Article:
By Alicia Buller
Exclusive: Bilateral UAE-UK value trade currently totals $17bn across multiple industries - the UAE is targeting trade with the UK to $25bn by 2020
The interiors of the UAE Embassy building in London’s upmarket Knightsbridge are predictably sumptuous and palatial. But HE Sulaiman Almazroui himself, the UAE ambassador to the UK, is remarkably down-to-earth and straight talking.
“Are these just business questions? Oh, that should be easy,” he says, giving the impression that diplomacy can be a tough and nuanced job on the best of days.
Almazroui tells Arabian Business, "The UK will probably seek new friends or new enhance relations after Brexit and we are definitely up for that.”
The diplomat insists relations between the UK and the UK are “strong, historical and ever growing”.
Embassy figures indicate that about 50,000 Emirati citizens visit the UK each year and there are currently around 2,000 UAE nationals studying in the country.
Almazroui adds: ”There is an opportunity for the UAE to grow relations with the UK because Britain will be a lot more free for bilateral relations after Brexit.
“The UAE is definitely equipped for that and we will always provide a hub for UK products to be exported to the Middle East and beyond.”
Currently, bilateral UAE-UK value trade totals $17 billion across multiple industries. The UAE is targeting trade with the UK to $25 billion by 2020.
Almazroui seems pleased with this figure: “It’s the largest in volume between any Arab country and the UK in value, which is huge, considering that the UAE is not the largest Arab country,” he says.
The ambassador points out that the UAE has "one of the best infrastructures in the area and is capable of handling more".
Referring again to Brexit, he says: “We assume that the UK will soon focus more on import and export through the UAE to target the two billion people in the surrounding region such as the Middle East, India, Africa and Pakistan. It’s all fed by Dubai ports and airports … we have the capacity and welcome it.”
Almazroui arrived in his new role in mid-2016 fresh from Brussels where he was head of the UAE mission to the EU, while being his country’s Ambassador to Belgium and Luxembourg.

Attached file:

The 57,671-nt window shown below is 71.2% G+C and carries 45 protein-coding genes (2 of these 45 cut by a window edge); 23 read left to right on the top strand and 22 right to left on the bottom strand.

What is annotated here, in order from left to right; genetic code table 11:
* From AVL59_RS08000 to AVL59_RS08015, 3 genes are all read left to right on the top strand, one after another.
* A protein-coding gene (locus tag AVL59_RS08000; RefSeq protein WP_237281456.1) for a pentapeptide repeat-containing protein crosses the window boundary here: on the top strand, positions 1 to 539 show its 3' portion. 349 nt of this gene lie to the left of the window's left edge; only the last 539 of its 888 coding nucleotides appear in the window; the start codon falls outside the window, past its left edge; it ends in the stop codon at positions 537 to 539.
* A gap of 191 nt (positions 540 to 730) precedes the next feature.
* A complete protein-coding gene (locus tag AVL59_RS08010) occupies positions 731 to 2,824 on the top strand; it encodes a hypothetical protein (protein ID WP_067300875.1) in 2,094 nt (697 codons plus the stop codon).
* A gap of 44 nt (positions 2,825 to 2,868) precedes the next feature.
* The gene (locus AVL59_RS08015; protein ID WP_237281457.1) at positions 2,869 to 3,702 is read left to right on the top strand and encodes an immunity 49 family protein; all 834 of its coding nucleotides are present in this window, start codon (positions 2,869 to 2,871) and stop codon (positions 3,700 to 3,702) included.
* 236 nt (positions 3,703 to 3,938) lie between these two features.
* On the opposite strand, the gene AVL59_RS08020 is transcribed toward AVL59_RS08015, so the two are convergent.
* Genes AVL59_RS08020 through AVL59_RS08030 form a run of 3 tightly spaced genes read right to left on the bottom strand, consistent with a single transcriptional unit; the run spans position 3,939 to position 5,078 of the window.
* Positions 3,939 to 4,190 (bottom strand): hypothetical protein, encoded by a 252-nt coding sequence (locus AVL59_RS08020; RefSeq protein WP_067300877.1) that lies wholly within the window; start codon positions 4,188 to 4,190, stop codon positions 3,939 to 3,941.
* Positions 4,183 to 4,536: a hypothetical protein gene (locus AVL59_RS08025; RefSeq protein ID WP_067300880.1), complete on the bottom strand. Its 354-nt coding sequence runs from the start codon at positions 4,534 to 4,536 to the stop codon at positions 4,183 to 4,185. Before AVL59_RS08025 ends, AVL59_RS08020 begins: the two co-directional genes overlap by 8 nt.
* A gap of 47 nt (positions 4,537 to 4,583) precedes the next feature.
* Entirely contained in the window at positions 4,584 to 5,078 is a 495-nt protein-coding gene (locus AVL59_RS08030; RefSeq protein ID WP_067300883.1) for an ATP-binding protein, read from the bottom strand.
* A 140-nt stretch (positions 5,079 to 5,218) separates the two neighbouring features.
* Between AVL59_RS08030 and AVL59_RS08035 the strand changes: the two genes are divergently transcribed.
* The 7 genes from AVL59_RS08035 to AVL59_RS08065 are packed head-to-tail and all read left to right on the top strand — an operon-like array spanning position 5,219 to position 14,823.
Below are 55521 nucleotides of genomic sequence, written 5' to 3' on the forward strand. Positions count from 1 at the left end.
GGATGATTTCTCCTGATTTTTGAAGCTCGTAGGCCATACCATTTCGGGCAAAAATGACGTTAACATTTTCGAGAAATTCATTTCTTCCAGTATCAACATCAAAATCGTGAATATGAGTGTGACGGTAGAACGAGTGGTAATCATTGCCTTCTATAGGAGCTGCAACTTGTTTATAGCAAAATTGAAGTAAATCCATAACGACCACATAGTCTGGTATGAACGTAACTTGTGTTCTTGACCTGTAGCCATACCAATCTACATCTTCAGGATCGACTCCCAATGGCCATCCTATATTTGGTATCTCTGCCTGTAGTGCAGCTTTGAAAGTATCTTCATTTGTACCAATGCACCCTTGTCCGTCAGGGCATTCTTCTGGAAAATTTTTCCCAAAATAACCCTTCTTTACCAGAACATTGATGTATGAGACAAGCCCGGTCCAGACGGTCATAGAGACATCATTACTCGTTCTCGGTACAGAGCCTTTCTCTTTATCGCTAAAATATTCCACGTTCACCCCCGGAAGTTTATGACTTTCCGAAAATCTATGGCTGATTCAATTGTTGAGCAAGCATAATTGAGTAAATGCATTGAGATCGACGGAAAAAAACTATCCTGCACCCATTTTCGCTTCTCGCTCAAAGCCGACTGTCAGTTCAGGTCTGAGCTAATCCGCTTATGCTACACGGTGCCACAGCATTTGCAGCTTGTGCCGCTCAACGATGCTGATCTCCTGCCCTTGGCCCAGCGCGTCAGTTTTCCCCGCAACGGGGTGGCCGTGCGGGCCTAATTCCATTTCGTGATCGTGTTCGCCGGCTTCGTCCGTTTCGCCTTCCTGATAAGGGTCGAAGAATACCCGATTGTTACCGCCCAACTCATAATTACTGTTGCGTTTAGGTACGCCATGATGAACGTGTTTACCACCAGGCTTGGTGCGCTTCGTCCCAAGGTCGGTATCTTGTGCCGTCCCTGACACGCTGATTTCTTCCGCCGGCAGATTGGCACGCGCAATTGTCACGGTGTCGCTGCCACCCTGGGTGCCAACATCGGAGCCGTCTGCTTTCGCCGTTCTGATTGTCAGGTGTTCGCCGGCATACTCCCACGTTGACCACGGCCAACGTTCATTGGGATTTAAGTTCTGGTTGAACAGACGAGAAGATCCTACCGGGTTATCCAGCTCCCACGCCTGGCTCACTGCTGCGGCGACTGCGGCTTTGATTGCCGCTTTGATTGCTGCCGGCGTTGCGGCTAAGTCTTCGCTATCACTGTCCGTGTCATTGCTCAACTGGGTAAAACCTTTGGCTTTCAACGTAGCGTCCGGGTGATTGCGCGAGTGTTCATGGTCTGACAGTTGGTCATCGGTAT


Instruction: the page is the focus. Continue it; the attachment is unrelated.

In the Belgian capital his most notable achievement was securing visa-free travel for Emiratis throughout the Schengen countries. It was this success that likely held Almazroui in good stead for his appointment as lead messenger for one of the UAE’s longest standing allies – Britain.
“The UK is where the world meets and any diplomat aspires to become affiliated with this great country,” says Almazroui.
The ambassador projects an easy natural charm, shaped by his somewhat eclectic career. Almazroui has not been cloistered only within diplomatic circles; he has held various senior positions in banking, communications and academia across the world.
Almazroui says the life of a life of a diplomat is a busy one. He likes to prepare for his hectic day every morning at 6am by having a short workout in his home gym. But while his daily work life may be busy, it’s often glamorous and involves extensive networking with the likes of the Queen, ministers, academics, businesses and the media.
“Every time I introduce myself as the Emirates ambassador, people think I work for the airline,” he jokes, adding that the airline has worked miracles in "putting the UAE brand on the map".
Almazroui adds that there are ‘lots of challenges’ in diplomacy. So what personal qualities make for a good diplomat?
“You have to be really patient and you have to be able to solve problems. Issues can range from consular issues to shaping a better understanding with governments on various issues, such as the economy.
“The key is knowing how to convey a message so that it can be understood regionally or internationally. How do you convey what your country stands for in the country you are posted to? It’s a great challenge.”
The ambassador adds: “You have to have sound judgment and know what is serious or trivial. This is takes maturity, experience and education. You also need a good understanding of cultures – you have to rise to that level or go down to that level – wherever you are!”
But Almazroui says he wouldn’t give up his job for the world.
“I enjoy networking, you get to know a lot of people and that has a wealth of benefits for any diplomat. You meet interesting people in all areas across media, business, government and academia. There is so much wealth to be acquired in that and that is something to be treasured all your life.”